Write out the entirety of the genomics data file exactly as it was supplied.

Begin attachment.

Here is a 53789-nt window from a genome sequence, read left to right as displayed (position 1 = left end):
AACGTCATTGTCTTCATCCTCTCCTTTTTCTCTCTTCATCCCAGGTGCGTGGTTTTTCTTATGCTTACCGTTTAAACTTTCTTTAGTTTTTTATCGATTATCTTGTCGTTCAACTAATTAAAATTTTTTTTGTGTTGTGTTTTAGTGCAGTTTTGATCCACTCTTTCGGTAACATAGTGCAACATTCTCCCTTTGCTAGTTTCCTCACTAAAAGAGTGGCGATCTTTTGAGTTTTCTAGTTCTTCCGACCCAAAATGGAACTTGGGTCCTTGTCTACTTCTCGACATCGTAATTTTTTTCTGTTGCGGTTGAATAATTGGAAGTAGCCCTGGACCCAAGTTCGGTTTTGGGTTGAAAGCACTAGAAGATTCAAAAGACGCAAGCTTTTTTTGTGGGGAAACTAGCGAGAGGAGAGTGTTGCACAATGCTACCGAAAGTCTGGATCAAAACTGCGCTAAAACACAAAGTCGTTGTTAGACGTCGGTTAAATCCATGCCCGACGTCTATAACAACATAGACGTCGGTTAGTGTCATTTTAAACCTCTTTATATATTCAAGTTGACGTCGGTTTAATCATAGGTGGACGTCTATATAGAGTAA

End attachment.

Here is a 53789-nt window from a genome sequence, read left to right as displayed (position 1 = left end):
AACGTCATTGTCTTCATCCTCTCCTTTTTCTCTCTTCATCCCAGGTGCGTGGTTTTTCTTATGCTTACCGTTTAAACTTTCTTTAGTTTTTTATCGATTATCTTGTCGTTCAACTAATTAAAATTTTTTTTGTGTTGTGTTTTAGTGCAGTTTTGATCCACTCTTTCGGTAACATAGTGCAACATTCTCCCTTTGCTAGTTTCCTCACTAAAAGAGTGGCGATCTTTTGAGTTTTCTAGTTCTTCCGACCCAAAATGGAACTTGGGTCCTTGTCTACTTCTCGACATCGTAATTTTTTTCTGTTGCGGTTGAATAATTGGAAGTAGCCCTGGACCCAAGTTCGGTTTTGGGTTGAAAGCACTAGAAGATTCAAAAGACGCAAGCTTTTTTTGTGGGGAAACTAGCGAGAGGAGAGTGTTGCACAATGCTACCGAAAGTCTGGATCAAAACTGCGCTAAAACACAAAGTCGTTGTTAGACGTCGGTTAAATCCATGCCCGACGTCTATAACAACATAGACGTCGGTTAGTGTCATTTTAAACCTCTTTATATATTCAAGTTGACGTCGGTTTAATCATAGGTGGACGTCTATATAGAGTAA